But what should give them hope is the fact that the larger political parties are still not taking them seriously. A senior BJP leader said on NDTV India yesterda that comparing BJP with AAP was like comparing “Raja Bhoj with Gangu Teli”. Another BJP leader challenged them to win even a single seat out of the 48 Lok Sabha seats in Maharasthra.
This tells us that the incumbent politicians are still not taking AAP seriously and feel that they will find it difficult to replicate their success outside Delhi. How successful AAP is outside Delhi, only time will tell us.
To conclude, AAP’s spectacular debt in Indian democracy was best summarised by anchor Punya Prasun Bapai on Aaj Tak yesterday, when he said “Jhadu, Tiranga Ke Saath Lehra Raha Hai”.
The article originally appeared on www.firstpost.com on December 9, 2013
(Vivek Kaul is a writer. He tweets @kaul_vivek)
What Nokia could have done to prevent its fall
Companies like human beings have a limited lifespan. Professor Richard Foster of the Yale University estimates that the average lifespan of a company listed in the S&P 500 in the United States is only around 15 years now. This has fallen from around 67 years in the 1920s.
Why has the lifespan of companies shortened so dramatically in the last 100 years? Marketing guru Al Ries and his daughter Laura have an explanation in their book War In the Boardroom. As they write “The biggest mistake of logical management types is their failure to see the rise of a new category. They seem to believe that categories are firmly fixed and a new one seldom arises.”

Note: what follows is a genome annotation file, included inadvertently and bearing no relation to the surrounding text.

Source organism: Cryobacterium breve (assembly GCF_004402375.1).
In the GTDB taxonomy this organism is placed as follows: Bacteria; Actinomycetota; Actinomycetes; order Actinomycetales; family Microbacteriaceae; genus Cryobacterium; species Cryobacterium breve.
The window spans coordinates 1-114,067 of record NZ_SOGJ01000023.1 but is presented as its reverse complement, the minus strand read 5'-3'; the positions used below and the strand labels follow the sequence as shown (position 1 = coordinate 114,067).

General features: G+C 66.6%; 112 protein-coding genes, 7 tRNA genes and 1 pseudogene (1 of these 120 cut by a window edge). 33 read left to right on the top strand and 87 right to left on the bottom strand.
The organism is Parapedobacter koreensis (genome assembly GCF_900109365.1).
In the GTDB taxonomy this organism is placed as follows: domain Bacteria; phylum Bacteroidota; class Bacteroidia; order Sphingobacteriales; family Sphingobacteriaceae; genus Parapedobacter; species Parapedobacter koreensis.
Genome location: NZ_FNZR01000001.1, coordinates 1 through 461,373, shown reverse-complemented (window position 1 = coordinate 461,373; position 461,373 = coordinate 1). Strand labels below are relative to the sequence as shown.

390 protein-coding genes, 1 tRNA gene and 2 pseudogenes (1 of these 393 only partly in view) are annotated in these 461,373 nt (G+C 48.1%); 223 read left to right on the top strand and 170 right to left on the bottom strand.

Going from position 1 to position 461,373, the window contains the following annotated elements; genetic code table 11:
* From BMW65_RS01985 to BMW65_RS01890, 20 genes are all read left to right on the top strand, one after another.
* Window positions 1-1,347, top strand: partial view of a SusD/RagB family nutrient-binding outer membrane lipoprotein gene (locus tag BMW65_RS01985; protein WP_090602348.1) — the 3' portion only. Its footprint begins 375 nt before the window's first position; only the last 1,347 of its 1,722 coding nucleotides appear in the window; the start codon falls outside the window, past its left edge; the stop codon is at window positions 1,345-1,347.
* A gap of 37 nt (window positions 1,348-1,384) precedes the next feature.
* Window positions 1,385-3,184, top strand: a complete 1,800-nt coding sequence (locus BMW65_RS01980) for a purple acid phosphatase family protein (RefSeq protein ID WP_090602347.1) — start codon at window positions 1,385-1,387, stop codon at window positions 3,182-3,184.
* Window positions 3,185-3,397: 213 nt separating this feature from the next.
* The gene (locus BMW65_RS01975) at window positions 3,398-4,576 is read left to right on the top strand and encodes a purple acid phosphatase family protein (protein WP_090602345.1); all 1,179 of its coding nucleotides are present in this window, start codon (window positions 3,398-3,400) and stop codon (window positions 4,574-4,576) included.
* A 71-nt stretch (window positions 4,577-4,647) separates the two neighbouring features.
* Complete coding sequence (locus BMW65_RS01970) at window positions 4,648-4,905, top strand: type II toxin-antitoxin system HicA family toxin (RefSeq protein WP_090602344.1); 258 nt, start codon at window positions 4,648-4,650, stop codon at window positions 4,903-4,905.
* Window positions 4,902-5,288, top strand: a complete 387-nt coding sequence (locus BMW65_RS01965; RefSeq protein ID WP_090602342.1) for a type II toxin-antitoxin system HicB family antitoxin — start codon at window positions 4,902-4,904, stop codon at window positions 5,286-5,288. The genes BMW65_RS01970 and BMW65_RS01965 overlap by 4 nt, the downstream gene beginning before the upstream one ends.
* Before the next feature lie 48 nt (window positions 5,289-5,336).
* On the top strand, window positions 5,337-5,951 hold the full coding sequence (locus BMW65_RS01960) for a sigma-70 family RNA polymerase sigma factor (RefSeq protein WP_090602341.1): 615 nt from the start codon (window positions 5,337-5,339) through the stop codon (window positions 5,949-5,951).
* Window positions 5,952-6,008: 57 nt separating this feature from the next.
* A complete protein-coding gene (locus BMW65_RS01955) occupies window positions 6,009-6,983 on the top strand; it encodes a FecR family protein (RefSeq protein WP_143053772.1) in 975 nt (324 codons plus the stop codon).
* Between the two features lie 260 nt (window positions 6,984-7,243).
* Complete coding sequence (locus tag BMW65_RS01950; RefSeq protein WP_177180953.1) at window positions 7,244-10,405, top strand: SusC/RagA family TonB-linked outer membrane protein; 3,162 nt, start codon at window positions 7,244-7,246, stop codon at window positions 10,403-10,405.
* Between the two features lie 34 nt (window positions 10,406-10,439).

The most recent example of this phenomenon is Nokia. The company was the largest seller of mobile phones in the world until Samsung overtook it in 2012. Even now it sells nearly 15% of the world’s mobile phones, but has only 3% share in the lucrative smart phone category.
Despite being the largest player in the market, Nokia did not see the rise of smart phones. In fact, this lack of foresight allowed brands like Micromax and Karbonn to rise in the Indian market. Nokia’s failure is not surprising, given that the history of business is littered with many such examples. RCA, America’s leading radio company, did not see the rise of battery powered pocket transistors which were first made by Sony in 1955. Sony changed the way the world heard music by launching the Walkman and the CDman. But it handed over the digital music player market on a platter to Apple and other companies.